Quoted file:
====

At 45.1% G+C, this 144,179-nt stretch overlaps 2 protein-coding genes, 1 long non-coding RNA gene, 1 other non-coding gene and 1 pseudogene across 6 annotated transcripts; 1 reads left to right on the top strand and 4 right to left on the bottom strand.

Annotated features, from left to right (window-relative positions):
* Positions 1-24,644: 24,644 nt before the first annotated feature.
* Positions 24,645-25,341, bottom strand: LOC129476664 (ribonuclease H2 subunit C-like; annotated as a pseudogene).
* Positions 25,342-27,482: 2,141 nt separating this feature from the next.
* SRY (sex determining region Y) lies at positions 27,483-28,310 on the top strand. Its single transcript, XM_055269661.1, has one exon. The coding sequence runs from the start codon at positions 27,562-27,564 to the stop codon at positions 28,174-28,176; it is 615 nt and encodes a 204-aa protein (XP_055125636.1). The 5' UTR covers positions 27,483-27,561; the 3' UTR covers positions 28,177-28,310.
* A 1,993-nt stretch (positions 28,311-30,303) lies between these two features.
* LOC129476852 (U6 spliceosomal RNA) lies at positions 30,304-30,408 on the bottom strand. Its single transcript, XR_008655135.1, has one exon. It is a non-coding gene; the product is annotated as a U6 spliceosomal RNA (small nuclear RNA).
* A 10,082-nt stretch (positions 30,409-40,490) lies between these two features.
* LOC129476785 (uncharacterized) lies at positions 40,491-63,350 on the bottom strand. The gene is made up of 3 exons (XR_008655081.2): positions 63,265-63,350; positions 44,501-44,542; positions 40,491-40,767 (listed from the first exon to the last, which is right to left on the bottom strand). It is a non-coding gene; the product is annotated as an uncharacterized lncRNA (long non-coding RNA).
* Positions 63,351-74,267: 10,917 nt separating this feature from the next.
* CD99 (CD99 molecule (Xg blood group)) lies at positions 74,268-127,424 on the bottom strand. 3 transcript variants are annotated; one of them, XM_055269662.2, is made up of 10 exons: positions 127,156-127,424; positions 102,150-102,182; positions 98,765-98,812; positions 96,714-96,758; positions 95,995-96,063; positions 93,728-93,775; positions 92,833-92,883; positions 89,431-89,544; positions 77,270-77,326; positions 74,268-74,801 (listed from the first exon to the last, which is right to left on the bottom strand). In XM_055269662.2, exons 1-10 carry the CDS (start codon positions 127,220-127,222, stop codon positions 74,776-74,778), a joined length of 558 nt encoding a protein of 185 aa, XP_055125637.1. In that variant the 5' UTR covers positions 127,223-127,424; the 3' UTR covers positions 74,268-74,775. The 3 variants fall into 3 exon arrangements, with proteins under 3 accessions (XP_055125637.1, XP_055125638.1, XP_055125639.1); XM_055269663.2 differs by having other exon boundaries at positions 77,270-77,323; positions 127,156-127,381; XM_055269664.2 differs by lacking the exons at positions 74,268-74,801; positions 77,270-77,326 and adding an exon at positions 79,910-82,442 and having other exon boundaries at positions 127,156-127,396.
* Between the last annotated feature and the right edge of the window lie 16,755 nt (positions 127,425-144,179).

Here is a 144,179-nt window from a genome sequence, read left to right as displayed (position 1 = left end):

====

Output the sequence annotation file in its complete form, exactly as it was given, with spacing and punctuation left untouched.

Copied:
At 45.1% G+C, this 144,179-nt stretch overlaps 2 protein-coding genes, 1 long non-coding RNA gene, 1 other non-coding gene and 1 pseudogene across 6 annotated transcripts; 1 reads left to right on the top strand and 4 right to left on the bottom strand.

Annotated features, from left to right (window-relative positions):
* Positions 1-24,644: 24,644 nt before the first annotated feature.
* Positions 24,645-25,341, bottom strand: LOC129476664 (ribonuclease H2 subunit C-like; annotated as a pseudogene).
* Positions 25,342-27,482: 2,141 nt separating this feature from the next.
* SRY (sex determining region Y) lies at positions 27,483-28,310 on the top strand. Its single transcript, XM_055269661.1, has one exon. The coding sequence runs from the start codon at positions 27,562-27,564 to the stop codon at positions 28,174-28,176; it is 615 nt and encodes a 204-aa protein (XP_055125636.1). The 5' UTR covers positions 27,483-27,561; the 3' UTR covers positions 28,177-28,310.
* A 1,993-nt stretch (positions 28,311-30,303) lies between these two features.
* LOC129476852 (U6 spliceosomal RNA) lies at positions 30,304-30,408 on the bottom strand. Its single transcript, XR_008655135.1, has one exon. It is a non-coding gene; the product is annotated as a U6 spliceosomal RNA (small nuclear RNA).
* A 10,082-nt stretch (positions 30,409-40,490) lies between these two features.
* LOC129476785 (uncharacterized) lies at positions 40,491-63,350 on the bottom strand. The gene is made up of 3 exons (XR_008655081.2): positions 63,265-63,350; positions 44,501-44,542; positions 40,491-40,767 (listed from the first exon to the last, which is right to left on the bottom strand). It is a non-coding gene; the product is annotated as an uncharacterized lncRNA (long non-coding RNA).
* Positions 63,351-74,267: 10,917 nt separating this feature from the next.
* CD99 (CD99 molecule (Xg blood group)) lies at positions 74,268-127,424 on the bottom strand. 3 transcript variants are annotated; one of them, XM_055269662.2, is made up of 10 exons: positions 127,156-127,424; positions 102,150-102,182; positions 98,765-98,812; positions 96,714-96,758; positions 95,995-96,063; positions 93,728-93,775; positions 92,833-92,883; positions 89,431-89,544; positions 77,270-77,326; positions 74,268-74,801 (listed from the first exon to the last, which is right to left on the bottom strand). In XM_055269662.2, exons 1-10 carry the CDS (start codon positions 127,220-127,222, stop codon positions 74,776-74,778), a joined length of 558 nt encoding a protein of 185 aa, XP_055125637.1. In that variant the 5' UTR covers positions 127,223-127,424; the 3' UTR covers positions 74,268-74,775. The 3 variants fall into 3 exon arrangements, with proteins under 3 accessions (XP_055125637.1, XP_055125638.1, XP_055125639.1); XM_055269663.2 differs by having other exon boundaries at positions 77,270-77,323; positions 127,156-127,381; XM_055269664.2 differs by lacking the exons at positions 74,268-74,801; positions 77,270-77,326 and adding an exon at positions 79,910-82,442 and having other exon boundaries at positions 127,156-127,396.
* Between the last annotated feature and the right edge of the window lie 16,755 nt (positions 127,425-144,179).

Here is a 144,179-nt window from a genome sequence, read left to right as displayed (position 1 = left end):